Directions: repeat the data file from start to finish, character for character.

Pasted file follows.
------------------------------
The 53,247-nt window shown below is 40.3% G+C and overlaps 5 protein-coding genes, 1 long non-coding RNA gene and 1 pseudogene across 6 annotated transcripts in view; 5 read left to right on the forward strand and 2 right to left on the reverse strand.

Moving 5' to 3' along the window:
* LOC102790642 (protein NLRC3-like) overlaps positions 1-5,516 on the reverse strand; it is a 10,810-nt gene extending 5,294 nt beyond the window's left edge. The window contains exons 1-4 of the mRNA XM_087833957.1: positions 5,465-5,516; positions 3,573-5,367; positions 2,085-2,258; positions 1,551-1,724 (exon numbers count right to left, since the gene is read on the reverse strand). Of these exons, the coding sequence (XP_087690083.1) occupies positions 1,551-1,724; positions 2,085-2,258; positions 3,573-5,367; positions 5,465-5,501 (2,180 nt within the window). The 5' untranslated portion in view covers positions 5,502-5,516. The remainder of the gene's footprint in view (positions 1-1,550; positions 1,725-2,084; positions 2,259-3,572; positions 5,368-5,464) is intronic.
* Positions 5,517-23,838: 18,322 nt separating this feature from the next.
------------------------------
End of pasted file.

The 53,247-nt window shown below is 40.3% G+C and overlaps 5 protein-coding genes, 1 long non-coding RNA gene and 1 pseudogene across 6 annotated transcripts in view; 5 read left to right on the forward strand and 2 right to left on the reverse strand.

Moving 5' to 3' along the window:
* LOC102790642 (protein NLRC3-like) overlaps positions 1-5,516 on the reverse strand; it is a 10,810-nt gene extending 5,294 nt beyond the window's left edge. The window contains exons 1-4 of the mRNA XM_087833957.1: positions 5,465-5,516; positions 3,573-5,367; positions 2,085-2,258; positions 1,551-1,724 (exon numbers count right to left, since the gene is read on the reverse strand). Of these exons, the coding sequence (XP_087690083.1) occupies positions 1,551-1,724; positions 2,085-2,258; positions 3,573-5,367; positions 5,465-5,501 (2,180 nt within the window). The 5' untranslated portion in view covers positions 5,502-5,516. The remainder of the gene's footprint in view (positions 1-1,550; positions 1,725-2,084; positions 2,259-3,572; positions 5,368-5,464) is intronic.
* Positions 5,517-23,838: 18,322 nt separating this feature from the next.